Treatment switches during pregnancy among HIV-positive women on antiretroviral therapy at conception

Huntington, Susie E, Bansi, Loveleen K, Thorne, Claire, Anderson, Jane, Newell, Marie-Louise, Taylor, Graham P, Pillay, Deenan, Hill, Teresa, Tookey, Pat A, Sabin, Caroline A, The UK Collaborative HIV Cohort (UK CHIC) Study, , The National Study of HIV in Pregnancy and Childhood (NSHPC), and Fisher, Martin (2011) Treatment switches during pregnancy among HIV-positive women on antiretroviral therapy at conception. AIDS, 25 (13). pp. 1647-1655. ISSN 0269-9370

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To describe antiretroviral therapy (ART) use and clinical status, at start of and during pregnancy, for HIV-positive women receiving ART at conception, including the proportion conceiving on drugs (efavirenz and didanosine) not recommended for use in early pregnancy.


Women with a pregnancy resulting in a live-birth after 1995 (n = 1537) were identified in an observational cohort of patients receiving HIV care at 12 clinics in the UK by matching records with national pregnancy data. Treatment and clinical data were analysed for 375 women conceiving on ART, including logistic regression to identify factors associated with changing regimen during pregnancy.


Of the 375 women on ART, 39 (10%) conceived on dual therapy, 306 (82%) on triple therapy and 30 (8%) on more than three drugs. In total, 116 (31%) women conceived on a regimen containing efavirenz or didanosine (69 efavirenz, 54 didanosine, seven both). Overall, 38% (143) changed regimen during pregnancy, of whom 44% (n = 51) had a detectable viral load around that time. Detectable viral load was associated with increased risk of regimen change [adjusted odds ratio 2.97, 95% confidence interval (CI) (1.70-5.19)], while women on efavirenz at conception were three times more likely to switch than women on other drugs [3.40, (1.84-6.25)]. Regimen switching was also associated with year at conception [0.89, (0.83-0.96)].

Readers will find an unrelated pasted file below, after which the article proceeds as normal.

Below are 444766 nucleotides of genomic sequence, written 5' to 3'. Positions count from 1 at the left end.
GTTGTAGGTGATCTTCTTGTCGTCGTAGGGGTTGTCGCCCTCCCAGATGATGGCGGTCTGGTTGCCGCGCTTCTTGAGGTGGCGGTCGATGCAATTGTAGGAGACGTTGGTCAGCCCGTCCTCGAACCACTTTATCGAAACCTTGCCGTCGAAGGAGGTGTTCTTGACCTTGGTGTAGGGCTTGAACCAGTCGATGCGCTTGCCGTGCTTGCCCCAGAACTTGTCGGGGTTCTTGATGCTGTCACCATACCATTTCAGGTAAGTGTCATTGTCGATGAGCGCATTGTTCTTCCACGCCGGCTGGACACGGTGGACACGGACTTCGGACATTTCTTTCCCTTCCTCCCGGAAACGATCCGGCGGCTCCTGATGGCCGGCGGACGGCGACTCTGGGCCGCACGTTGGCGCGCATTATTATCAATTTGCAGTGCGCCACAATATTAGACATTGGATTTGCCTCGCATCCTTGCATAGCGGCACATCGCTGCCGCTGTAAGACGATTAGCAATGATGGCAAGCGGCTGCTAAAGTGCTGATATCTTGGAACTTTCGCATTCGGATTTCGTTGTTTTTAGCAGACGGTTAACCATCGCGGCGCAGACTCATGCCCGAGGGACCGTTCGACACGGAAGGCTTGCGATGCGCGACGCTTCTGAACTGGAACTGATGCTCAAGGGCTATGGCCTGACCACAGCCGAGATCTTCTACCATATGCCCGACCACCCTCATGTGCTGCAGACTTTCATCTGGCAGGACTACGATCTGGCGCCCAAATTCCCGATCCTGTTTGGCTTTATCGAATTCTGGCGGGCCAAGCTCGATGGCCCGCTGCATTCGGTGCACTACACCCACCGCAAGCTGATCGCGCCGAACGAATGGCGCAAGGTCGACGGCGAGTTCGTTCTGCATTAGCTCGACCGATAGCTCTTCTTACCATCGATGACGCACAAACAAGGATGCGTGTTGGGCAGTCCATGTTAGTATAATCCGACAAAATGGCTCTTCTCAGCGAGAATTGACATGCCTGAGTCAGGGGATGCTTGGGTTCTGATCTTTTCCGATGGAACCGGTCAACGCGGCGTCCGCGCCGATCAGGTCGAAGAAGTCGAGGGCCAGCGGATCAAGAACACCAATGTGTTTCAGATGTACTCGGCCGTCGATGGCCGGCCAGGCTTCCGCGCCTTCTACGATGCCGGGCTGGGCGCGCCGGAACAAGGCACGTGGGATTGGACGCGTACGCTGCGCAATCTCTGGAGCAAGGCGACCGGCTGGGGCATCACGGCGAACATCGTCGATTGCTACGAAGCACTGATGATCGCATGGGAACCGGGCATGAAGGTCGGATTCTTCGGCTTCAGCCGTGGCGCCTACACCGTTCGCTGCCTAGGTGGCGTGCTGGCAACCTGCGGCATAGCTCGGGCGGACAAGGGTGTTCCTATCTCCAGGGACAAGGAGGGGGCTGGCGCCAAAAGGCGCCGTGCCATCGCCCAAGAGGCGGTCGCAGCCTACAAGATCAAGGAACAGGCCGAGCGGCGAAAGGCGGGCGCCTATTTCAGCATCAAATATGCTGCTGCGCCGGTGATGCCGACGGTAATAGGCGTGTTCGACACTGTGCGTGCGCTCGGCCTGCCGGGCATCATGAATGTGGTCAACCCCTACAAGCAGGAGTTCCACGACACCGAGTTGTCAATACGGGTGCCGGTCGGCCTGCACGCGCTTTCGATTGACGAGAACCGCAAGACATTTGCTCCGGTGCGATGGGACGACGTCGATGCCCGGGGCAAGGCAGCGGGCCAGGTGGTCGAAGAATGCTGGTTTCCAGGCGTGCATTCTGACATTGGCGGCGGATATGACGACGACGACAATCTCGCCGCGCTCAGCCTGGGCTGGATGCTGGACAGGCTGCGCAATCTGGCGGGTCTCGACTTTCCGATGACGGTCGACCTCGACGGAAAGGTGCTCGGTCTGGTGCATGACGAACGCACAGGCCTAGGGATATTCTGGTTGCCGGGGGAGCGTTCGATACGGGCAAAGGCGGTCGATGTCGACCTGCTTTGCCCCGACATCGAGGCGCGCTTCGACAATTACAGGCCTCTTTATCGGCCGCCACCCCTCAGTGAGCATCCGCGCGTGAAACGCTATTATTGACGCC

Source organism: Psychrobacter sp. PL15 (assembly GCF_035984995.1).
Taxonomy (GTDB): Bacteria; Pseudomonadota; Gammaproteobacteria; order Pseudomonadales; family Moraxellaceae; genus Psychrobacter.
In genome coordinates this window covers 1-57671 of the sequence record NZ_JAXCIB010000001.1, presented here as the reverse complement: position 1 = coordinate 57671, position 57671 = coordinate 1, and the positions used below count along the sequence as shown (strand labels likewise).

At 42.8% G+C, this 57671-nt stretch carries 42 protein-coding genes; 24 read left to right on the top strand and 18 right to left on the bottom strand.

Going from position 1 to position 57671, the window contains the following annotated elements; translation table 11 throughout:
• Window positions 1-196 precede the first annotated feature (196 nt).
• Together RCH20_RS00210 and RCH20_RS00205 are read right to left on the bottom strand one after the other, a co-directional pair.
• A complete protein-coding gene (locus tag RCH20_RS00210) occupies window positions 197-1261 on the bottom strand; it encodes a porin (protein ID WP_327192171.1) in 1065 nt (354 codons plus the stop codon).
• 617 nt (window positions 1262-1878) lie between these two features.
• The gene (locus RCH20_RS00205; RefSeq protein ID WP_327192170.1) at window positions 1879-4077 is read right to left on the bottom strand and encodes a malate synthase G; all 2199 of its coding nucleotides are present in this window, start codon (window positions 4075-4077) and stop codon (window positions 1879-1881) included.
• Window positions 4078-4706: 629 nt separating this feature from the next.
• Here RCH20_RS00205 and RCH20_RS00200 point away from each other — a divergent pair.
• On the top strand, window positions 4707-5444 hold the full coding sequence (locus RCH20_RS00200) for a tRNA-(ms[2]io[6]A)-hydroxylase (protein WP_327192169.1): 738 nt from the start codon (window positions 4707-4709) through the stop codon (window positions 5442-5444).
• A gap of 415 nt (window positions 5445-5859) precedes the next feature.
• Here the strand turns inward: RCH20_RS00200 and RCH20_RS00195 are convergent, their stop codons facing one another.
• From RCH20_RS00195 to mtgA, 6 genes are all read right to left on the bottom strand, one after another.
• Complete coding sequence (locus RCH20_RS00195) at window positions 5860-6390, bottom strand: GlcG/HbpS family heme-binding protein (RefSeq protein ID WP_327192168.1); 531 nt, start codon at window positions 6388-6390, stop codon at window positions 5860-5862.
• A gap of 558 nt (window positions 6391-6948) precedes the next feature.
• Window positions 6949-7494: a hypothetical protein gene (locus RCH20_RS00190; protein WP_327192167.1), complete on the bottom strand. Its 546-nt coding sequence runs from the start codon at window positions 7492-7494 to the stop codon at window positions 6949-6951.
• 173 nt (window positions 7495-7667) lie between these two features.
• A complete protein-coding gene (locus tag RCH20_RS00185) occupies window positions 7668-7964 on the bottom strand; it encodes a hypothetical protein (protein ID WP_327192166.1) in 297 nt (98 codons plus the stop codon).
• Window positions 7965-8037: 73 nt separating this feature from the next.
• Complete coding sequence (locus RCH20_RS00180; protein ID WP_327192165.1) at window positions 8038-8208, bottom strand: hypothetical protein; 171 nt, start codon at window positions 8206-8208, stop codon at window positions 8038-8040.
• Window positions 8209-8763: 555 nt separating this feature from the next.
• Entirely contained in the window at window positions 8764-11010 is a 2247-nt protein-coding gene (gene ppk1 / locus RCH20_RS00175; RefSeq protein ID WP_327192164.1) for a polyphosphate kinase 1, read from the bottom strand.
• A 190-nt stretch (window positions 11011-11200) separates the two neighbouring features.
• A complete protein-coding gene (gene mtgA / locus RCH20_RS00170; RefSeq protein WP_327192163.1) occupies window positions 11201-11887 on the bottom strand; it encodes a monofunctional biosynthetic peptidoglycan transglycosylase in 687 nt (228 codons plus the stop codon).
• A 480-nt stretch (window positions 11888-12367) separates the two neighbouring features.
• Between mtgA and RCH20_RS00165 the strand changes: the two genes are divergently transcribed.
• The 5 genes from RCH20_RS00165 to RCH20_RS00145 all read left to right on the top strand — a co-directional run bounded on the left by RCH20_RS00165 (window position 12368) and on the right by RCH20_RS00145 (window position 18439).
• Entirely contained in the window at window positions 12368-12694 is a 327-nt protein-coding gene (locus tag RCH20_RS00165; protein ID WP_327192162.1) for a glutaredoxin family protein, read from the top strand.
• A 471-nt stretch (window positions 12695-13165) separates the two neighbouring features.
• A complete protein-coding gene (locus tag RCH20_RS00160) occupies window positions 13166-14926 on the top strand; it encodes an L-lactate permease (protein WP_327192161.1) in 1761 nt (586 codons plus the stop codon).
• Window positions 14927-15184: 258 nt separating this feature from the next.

These findings reinforce the need for careful consideration of ART use among women planning or likely to have a pregnancy in order to reduce viral load before pregnancy and avoid drugs not recommended for early antenatal use.

Item Type: Article
Additional Information: Martin Fisher is not a named author on the this article but is a member of The UK Collaborative HIV Cohort (UK CHIC) Study
Schools and Departments: Brighton and Sussex Medical School > Brighton and Sussex Medical School
Subjects: R Medicine > RA Public aspects of medicine > RA0421 Public health. Hygiene. Preventive Medicine > RA0643 Communicable diseases and public health > RA0644 Individual diseases or groups of diseases, A-Z > RA0644.A25 AIDS. HIV infections
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Depositing User: Ellen Thomas
Date Deposited: 11 Feb 2014 09:52
Last Modified: 11 Feb 2014 09:52
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